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What the heck was I thinking?

Posted on January 11, 2019

What the heck was I thinking?

What the heck was I thinking?

Almost as an afterthought, I decided to give up caffeine for my New Year’s resolution. Many of you know, while not a coffee drinker, I love my Yerba Mate tea. I love the taste (following the traditional preparation: the cool “gourd” and metal filter straw) and the caffeine boost I get every morning.

I never drank coffee because I never wanted to NEED coffee like so many of my friends. For years, I drank green tea before discovering Yerba Mate. Besides the boost, you get a ton of antioxidants and other good stuff. When I started drinking tea, coffee was far from a healthy habit to start. Recent research is beginning to show that coffee does provide some excellent health benefits as long as you don’t overdo it.

So, Matt, why the heck would you give up caffeine? I found the more I traveled and the more exhausted I felt going from one time zone to the next, the more I relied on drugs to keep me going, especially traveling to eastern time zones. I would load up on Mate in the hotel room then brew another cup during my training and drink it throughout the day. After training, I always felt what I call “wired and tired.” A beer or two might help bring me down, and I felt like I needed melatonin at night.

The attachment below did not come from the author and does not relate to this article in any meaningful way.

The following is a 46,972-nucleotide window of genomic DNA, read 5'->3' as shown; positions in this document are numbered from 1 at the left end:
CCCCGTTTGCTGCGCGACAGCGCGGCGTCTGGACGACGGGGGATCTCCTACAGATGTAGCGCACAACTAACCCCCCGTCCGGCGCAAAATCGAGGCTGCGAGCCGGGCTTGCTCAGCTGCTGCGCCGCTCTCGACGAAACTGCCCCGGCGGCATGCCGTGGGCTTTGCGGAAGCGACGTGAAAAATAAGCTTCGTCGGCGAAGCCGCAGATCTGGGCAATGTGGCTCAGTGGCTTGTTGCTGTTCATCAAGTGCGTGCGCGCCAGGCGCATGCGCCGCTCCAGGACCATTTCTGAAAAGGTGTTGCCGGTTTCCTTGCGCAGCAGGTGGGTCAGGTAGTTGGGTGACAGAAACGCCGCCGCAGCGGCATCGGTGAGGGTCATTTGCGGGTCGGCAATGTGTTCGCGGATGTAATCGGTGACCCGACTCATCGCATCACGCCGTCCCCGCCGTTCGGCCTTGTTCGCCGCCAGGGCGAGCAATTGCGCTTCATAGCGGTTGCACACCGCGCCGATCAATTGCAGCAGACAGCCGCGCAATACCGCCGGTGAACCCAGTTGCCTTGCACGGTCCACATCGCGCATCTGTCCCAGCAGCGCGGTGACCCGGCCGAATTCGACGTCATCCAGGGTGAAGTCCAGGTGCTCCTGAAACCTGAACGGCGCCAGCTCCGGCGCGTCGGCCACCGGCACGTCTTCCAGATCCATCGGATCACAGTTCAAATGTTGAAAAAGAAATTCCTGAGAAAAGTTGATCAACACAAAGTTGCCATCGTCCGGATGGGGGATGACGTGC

My habits were not problems, but I realized I was using certain substances (benign as they were) to help manage the effects of other substances. Over the holidays I asked, do I really NEED to consume so much caffeine and, if not, why do I rely on it so much? I started the New Year off with full-day trainings on the 3rd and 4th and, for the first time, did it sans the caffeine.

Results, I’m just as manic and crazy as ever! The “wired and tired” feeling lessened and I slept much better. I never overreact to outcomes so soon on a new journey, but I survived and felt less exhausted after the trainings. After 10 days, who knows if it’ll become a permanent thing, however; once I go for something, I usually stick with it.

I’m interested, did you set any New Year’s resolutions?

6 responses to “What the heck was I thinking?”

  1. Hannah S. says:

    Matt, you’re brave for giving up caffeine! I mentioned I was looking into Intermittent Fasting, and while I started it over the holidays, since the New Year, I’ve committed to it fully, and am already noticing some differences! I also made a resolution to be a conscious, or mindful, parent and have been consuming all the info I can about it. Cheers to a great year!

    • Matthew Bennett says:

      Awesome Hannah. Give me an updates on the fasting. It is fun to hear so many of my readers are trying it out. So far I’m only hearing about dropping pounds and feeling better!

  2. Terry Barlow says: